Defending champion Max Whitlock safely negotiated the nerve-racking qualification process at the Ariake Gymnastics Centre on the day one of his sport's biggest stars bowed out.
Whitlock has often acknowledged the inspiration he has gleaned from watching the career of Kohei Uchimura, the Japanese great who came into his home Olympics as a double defending all-around champion hoping for one last gold before retirement.
But the 32-year-old Uchimura, forced to target a single apparatus for his swansong after battling a succession of injuries, fell from the horizontal bar midway through the qualification process, bringing his illustrious career to an unfortunate end.
"I don't usually watch the other gymnasts but I couldn't really not notice Kohei on the high bar," said Whitlock, whose pommel score of 14.9 sent him safely through to the individual apparatus final.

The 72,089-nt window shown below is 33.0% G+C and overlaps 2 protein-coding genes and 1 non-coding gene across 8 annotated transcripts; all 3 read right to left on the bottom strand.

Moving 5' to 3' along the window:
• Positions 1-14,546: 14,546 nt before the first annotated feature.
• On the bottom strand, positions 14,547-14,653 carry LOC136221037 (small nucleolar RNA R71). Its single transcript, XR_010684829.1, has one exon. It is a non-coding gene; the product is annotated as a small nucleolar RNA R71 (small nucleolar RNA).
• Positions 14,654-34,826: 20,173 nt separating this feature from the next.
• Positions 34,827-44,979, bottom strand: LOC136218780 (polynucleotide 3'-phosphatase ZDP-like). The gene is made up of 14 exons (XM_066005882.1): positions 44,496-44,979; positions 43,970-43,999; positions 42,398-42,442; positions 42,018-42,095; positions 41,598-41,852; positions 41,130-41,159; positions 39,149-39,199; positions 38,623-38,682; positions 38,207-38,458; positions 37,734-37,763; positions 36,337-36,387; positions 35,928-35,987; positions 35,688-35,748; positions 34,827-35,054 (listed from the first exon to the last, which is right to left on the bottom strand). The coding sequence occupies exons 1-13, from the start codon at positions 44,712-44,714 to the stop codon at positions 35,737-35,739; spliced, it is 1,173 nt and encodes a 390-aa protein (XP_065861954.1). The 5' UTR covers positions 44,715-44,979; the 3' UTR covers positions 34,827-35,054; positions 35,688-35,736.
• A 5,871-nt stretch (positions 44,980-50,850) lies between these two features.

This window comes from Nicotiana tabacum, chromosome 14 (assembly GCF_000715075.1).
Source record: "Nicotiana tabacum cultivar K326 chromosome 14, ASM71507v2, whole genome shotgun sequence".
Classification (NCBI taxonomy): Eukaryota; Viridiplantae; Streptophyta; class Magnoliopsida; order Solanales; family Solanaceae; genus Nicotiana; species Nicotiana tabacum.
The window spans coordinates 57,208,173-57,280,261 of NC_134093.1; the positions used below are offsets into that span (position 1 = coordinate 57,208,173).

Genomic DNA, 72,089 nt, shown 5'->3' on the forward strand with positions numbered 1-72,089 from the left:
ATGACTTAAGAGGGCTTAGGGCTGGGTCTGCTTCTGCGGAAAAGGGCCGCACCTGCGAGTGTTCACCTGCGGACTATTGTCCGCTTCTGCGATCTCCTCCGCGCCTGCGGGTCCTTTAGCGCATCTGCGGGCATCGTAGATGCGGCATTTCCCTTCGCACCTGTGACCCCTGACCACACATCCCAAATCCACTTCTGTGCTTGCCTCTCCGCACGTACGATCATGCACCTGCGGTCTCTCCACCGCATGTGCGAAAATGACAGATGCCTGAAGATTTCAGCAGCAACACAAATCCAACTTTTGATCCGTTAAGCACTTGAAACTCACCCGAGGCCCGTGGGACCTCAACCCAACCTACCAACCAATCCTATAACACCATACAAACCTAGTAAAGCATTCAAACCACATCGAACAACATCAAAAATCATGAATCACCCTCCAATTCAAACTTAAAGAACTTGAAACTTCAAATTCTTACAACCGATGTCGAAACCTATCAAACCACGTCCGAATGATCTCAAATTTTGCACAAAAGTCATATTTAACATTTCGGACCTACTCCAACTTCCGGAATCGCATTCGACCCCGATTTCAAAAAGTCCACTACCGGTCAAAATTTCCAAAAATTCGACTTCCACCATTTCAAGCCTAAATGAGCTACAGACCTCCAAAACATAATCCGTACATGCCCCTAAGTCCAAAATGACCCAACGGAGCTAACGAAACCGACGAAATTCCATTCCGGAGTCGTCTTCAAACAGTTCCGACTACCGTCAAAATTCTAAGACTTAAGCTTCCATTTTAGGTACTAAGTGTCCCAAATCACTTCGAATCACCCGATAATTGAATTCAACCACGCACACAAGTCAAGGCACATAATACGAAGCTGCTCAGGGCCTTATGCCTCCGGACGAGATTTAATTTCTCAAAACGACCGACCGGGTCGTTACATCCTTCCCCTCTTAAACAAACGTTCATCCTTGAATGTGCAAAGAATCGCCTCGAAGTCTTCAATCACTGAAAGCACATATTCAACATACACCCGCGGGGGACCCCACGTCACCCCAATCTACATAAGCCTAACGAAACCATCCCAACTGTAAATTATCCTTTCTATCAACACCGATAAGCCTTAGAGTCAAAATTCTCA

"It's a huge shame for him in his home country, especially because in the warm-up gym he has been looking amazing. It is so difficult coming out to do just one piece, and I've only just begun to realise that over the years as I've become more of a specialist myself."
Whitlock, 28, who trains in South Essex, came third in his qualifying group behind Ireland's Rhys McClenaghan, whose morning score of 15.266 led the field with one further qualifying rotation still to go.
And he admitted afterwards that nerves are inescapable when five years of hard work, which have included both world titles and major disappointments on some of his sport's biggest stages, boil down into a two-minute process when he is required to get everything right.
"I can say on behalf of every gymnast that qualification is the hardest and most nerve-racking thing ever, because everything rides on it," added Whitlock.